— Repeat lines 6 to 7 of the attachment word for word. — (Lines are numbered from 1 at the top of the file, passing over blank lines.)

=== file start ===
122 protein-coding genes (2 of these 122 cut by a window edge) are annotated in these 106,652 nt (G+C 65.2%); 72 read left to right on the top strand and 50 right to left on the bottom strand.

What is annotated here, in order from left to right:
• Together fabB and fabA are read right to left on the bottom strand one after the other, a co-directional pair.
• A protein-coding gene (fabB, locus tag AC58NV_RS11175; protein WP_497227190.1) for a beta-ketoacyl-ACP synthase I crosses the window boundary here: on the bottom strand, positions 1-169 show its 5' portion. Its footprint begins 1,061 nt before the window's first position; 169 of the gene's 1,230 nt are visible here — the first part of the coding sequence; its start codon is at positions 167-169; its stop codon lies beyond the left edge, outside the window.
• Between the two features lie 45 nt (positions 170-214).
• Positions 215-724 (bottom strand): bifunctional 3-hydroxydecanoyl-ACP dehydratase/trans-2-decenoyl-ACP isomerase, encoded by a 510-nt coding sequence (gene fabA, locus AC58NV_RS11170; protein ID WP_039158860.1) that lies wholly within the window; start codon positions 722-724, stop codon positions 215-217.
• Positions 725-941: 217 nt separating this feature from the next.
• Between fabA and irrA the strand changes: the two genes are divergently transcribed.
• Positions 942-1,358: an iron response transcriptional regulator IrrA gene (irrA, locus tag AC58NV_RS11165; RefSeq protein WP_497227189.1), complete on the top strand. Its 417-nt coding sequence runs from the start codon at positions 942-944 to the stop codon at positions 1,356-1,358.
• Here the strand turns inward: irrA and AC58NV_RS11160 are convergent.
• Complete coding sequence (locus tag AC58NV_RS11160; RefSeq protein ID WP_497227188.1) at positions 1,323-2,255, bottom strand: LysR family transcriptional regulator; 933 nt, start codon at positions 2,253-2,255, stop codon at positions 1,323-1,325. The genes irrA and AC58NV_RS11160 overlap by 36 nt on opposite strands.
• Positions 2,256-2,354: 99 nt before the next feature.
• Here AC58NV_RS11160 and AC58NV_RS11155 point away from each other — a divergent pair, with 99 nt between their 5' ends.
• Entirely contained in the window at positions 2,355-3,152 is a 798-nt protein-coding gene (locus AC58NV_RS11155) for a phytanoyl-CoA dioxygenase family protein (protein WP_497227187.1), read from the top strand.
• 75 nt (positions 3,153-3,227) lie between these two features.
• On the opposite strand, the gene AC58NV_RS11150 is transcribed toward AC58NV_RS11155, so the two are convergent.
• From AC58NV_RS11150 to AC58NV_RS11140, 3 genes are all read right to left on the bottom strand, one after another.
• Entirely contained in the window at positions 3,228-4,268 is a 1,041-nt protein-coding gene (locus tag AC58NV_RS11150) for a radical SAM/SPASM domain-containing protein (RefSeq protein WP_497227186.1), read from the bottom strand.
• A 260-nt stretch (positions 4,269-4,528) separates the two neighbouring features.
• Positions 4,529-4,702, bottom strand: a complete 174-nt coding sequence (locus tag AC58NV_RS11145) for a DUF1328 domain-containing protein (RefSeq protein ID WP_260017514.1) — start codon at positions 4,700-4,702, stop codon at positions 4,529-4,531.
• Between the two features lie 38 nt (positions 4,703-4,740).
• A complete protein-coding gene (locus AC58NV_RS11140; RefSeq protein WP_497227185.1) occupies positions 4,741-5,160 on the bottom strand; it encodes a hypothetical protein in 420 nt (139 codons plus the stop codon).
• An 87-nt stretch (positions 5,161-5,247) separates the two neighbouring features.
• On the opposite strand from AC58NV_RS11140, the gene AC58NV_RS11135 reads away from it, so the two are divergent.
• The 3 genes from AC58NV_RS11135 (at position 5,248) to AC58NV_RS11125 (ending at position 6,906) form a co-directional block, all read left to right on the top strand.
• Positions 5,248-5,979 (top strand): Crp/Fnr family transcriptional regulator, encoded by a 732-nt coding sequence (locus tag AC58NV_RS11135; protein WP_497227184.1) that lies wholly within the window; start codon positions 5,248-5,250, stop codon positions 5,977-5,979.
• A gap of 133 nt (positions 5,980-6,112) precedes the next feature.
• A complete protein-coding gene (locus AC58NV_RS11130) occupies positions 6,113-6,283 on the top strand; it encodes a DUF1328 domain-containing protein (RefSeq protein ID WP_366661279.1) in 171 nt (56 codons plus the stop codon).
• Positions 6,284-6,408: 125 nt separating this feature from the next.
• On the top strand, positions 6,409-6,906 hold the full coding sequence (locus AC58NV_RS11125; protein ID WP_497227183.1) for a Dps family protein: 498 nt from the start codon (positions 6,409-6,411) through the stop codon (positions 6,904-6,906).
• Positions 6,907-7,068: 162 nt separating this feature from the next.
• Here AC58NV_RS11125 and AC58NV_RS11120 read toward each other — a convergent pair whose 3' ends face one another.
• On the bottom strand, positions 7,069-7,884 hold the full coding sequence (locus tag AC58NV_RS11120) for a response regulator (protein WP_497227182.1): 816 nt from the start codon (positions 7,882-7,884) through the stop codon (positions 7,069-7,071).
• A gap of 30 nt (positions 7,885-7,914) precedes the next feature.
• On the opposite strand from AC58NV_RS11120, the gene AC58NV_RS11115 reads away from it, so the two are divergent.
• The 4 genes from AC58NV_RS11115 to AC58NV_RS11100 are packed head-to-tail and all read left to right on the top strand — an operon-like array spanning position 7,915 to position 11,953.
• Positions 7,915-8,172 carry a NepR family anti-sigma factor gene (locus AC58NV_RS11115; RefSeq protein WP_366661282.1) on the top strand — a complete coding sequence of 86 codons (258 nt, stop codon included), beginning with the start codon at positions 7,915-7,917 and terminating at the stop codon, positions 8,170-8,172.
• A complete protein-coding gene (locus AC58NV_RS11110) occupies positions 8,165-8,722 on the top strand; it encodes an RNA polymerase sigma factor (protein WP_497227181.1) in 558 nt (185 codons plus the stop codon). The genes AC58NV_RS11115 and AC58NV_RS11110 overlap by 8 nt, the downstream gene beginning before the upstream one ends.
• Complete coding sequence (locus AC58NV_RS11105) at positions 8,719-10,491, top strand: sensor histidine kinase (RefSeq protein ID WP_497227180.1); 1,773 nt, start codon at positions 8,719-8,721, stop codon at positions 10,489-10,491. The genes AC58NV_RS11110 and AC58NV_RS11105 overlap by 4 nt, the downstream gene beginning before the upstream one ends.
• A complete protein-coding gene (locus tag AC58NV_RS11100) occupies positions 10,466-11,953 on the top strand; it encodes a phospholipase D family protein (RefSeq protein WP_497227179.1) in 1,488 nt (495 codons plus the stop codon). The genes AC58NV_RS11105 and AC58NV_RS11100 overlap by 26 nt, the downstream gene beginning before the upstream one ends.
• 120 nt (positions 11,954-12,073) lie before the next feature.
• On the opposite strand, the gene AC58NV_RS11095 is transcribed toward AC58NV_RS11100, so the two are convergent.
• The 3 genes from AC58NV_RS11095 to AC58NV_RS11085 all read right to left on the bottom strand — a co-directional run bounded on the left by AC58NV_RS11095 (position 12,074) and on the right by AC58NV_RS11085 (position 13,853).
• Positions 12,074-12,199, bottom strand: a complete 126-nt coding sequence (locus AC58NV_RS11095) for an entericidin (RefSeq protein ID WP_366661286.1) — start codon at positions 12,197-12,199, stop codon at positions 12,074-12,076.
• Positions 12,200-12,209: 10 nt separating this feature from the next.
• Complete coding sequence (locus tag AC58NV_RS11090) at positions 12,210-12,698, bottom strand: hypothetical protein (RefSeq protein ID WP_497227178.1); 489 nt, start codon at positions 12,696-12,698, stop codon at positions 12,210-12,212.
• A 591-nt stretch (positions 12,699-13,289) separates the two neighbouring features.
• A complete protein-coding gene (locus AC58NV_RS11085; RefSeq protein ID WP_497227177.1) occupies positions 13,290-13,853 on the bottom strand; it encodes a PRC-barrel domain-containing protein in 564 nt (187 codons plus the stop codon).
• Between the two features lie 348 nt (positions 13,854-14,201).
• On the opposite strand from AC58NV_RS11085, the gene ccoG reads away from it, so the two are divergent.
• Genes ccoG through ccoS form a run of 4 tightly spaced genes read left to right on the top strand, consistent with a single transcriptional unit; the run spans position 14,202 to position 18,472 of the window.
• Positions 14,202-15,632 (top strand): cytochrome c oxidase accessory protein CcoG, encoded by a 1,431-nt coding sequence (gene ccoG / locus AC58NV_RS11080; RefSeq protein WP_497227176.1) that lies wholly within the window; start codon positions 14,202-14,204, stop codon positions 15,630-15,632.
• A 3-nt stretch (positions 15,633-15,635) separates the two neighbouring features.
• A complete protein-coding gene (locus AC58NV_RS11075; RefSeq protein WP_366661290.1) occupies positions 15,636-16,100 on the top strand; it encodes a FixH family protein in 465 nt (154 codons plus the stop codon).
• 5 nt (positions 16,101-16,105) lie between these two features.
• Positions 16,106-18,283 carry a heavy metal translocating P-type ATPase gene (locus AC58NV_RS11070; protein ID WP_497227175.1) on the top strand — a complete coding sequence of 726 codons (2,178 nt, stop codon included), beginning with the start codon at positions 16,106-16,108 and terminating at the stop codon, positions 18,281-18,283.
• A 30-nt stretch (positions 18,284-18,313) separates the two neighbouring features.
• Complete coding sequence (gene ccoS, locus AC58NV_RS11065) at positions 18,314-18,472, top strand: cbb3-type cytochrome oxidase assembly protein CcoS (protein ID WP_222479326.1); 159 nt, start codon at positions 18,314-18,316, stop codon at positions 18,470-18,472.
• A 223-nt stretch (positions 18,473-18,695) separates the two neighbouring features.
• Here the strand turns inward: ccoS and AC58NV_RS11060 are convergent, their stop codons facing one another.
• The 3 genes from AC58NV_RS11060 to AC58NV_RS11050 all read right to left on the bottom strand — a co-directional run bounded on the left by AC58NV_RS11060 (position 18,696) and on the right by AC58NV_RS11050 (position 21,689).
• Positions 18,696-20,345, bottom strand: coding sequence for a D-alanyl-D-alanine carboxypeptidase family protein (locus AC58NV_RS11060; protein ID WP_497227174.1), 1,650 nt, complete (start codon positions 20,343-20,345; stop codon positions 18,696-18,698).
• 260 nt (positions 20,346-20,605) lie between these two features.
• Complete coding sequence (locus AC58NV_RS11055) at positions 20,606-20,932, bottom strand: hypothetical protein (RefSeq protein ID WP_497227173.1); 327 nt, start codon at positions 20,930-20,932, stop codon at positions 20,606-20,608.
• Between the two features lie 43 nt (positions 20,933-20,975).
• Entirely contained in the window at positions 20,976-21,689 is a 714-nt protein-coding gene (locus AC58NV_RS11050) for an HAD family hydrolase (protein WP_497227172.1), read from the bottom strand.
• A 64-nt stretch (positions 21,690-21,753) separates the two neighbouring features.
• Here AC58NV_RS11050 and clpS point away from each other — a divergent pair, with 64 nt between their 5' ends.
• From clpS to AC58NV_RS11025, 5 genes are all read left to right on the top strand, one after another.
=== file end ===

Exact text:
• Positions 215-724 (bottom strand): bifunctional 3-hydroxydecanoyl-ACP dehydratase/trans-2-decenoyl-ACP isomerase, encoded by a 510-nt coding sequence (gene fabA, locus AC58NV_RS11170; protein ID WP_039158860.1) that lies wholly within the window; start codon positions 722-724, stop codon positions 215-217.
• Positions 725-941: 217 nt separating this feature from the next.